Posted by: visionbrkr | April 14, 2010 11:58 AM | Report abuse

Being a Republican by inclination, whenever I read posts like this part of me tries to think of a way to argue that the Republican in question is not actually useless scum. With McConnell I can never think of a way. He's not quite as repulsive as Newt is the best I can come up with.

Posted by: ostap666 | April 14, 2010 12:04 PM | Report abuse

"it's easy to pop off with sound-bite solutions that don't work."

That's a snappy little phrase.

Paging Michael Steele! I think we have a new slogan for the RNC!

Posted by: eelvisberg | April 14, 2010 12:16 PM | Report abuse

"'If you haven't spent time with these issues,' Warner sighed, 'it's easy to pop off with sound-bite solutions that don't work.'"

GOPers spent plenty of time getting familiar with health care, but that didn't stop them from popping off with the "death panel" trope over and over.

It's called lying. And while the GOP doesn't have a corner on the fabrication market, they are the majority shareholder by far.

Posted by: RalfW | April 14, 2010 12:17 PM | Report abuse

"If you haven't spent time with these issues," Warner sighed, "it's easy to pop off with sound-bite solutions that don't work."

--- Mr. Warner, I'd like to introduce you to the Republican Party. The party of soundbites over substance and politics over policy.

Posted by: morecowbell | April 14, 2010 12:18 PM | Report abuse

Jaycal- Warner is directly addressing your point. His proposal wipes out shareholders AND management, so it takes some steps to address the agency problem.

On the whole though it's good to see Warner going on the attack.

Posted by: Quant | April 14, 2010 12:18 PM | Report abuse

I had same reaction as like 'jaycal' at first. But after reading when Warner says the firm stops to exist, we are talking Lehman Brothers here and not Citi who survived. So I do think things are not as bad as 'jaycal' suspects. But though he has a point that there are no new provisions to 'book' these bankers for criminal offense. My question - do we need new provisions for that or exist ones are there it is just that no one goes there?

Beyond these details, it is high time Warner starts earning his 'billing' of 'blue eyed Dem candidate' in post-Obama Democratic Party. He needs to do some pulling here for the Party.

As Fiscal discipline starts becoming more important (and potentially run on Treasury bond by bond vigilantes in near future - Pimco Bill Gross is dumping Treasury, Greece problem is not solved fully, Chinese may not take it lightly for the devaluation pressure, etc. ...); Warner has job to do and start taking the political center. He is also from Virgina, the bell weather Purple state, so better that he starts flexing his muscle for the Party. This is because, a day is going to come when this Obama is nothing more than mortally wounded warrior the way these Republicans are relentlessly attacking with all sorts of misinformation.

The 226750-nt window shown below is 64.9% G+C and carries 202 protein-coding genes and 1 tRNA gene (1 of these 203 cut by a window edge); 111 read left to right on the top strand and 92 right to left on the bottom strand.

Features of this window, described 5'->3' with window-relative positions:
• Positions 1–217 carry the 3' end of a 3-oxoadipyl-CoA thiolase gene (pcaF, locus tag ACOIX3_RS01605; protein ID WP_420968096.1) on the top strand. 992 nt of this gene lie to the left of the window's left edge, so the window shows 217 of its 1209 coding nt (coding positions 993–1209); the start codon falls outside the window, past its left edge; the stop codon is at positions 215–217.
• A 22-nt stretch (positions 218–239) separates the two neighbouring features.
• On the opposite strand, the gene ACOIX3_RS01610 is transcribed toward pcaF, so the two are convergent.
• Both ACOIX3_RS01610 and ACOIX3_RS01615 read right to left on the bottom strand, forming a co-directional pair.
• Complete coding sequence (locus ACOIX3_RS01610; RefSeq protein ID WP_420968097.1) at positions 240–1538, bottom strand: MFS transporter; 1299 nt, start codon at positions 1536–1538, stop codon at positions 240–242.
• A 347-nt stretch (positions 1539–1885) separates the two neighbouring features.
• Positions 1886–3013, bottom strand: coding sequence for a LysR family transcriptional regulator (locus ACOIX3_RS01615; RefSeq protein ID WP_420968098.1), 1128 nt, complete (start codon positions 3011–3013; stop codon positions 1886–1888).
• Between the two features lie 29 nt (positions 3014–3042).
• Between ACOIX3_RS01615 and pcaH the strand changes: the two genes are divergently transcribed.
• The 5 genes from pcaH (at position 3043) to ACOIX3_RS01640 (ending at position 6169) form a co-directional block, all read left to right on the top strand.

Posted by: umesh409 | April 14, 2010 12:27 PM | Report abuse

"Choosing not to understand" is equivalent to saying "He is a liar".

Posted by: Lomillialor | April 14, 2010 12:41 PM | Report abuse

This is the old Carville theory of "don't let any attack go unanswered". We see what happend in healthcare when the Democrats allowed the death panel rumors to gain steam, so Warner is trying to head off all this "permanent bailout" talk before it gathers any momentum. Smart.

Posted by: Quant | April 14, 2010 12:58 PM | Report abuse

Nicely written article. And excellent quotes from Warner. I'm impressed.

Posted by: slag | April 14, 2010 1:06 PM | Report abuse

The idea started circulating widely a few weeks ago that financial reform could probably get through because Republicans wouldn't want to be seen being on the side of banks in an election year, and so would be backed into a corner. The unfortunate flaw in this reasoning was to forget that they would just lie about it.

Posted by: jimeh | April 14, 2010 1:06 PM | Report abuse

Wow. Just wow.

Warner's always been too much the bloodless technocrat for me to feel much love for the guy. But apparently even a technocrat can get pissed if you tell him "you have your opinion, and I have mine" when he's just told you what the *facts* are.

I'm sure this wasn't what Warner was expecting out of his future colleagues when he ran for Senate two years ago. Now he's run into it head-on, and he's righteously pissed.

This is progress. It's important that our guys understand that the other side has no intention of playing fair. Until they do, we're in a never-ending loop of Lucy and the football.

Posted by: rt42 | April 14, 2010 2:27 PM | Report abuse

Warner has only been a Senator since 2009. Before being governor of Virginia, he was a businessman. Odds are he hasn't developed the sense of "chumminess/all in good fun" standards of decorum that other Senators have with each other and instead treats them like colleagues where they go out to dinner with each other than then relentlessly lie in public. And he's clearly irritating that they act like a bunch of dishonest, incompetent children rather than people who supposedly work for a living. We're never tolerate such behavior from co-workers, and there's no reason Senators should tolerate it from each other and refrain from calling it out.

Posted by: constans | April 14, 2010 2:34 PM | Report abuse

Just another way of the GOP saying YES we will support all your corrupt big bankers and
SCREW you little man

Posted by: racerdoc | April 14, 2010 3:22 PM | Report abuse

What Senator Warner fails to comprehend is that "The People" are fed up with the outrageous fiscal behavior of "all of our representatives."

Senator Warner and Senator Corker think that by developing a so called "bi-partisan" agreement that appears on the surface viable, they fail to understand that the American people are fed up with "All" the irresponsible spending they have implemented over the last nine and one half years (including, but not limited too the Democratic and Republican administrations).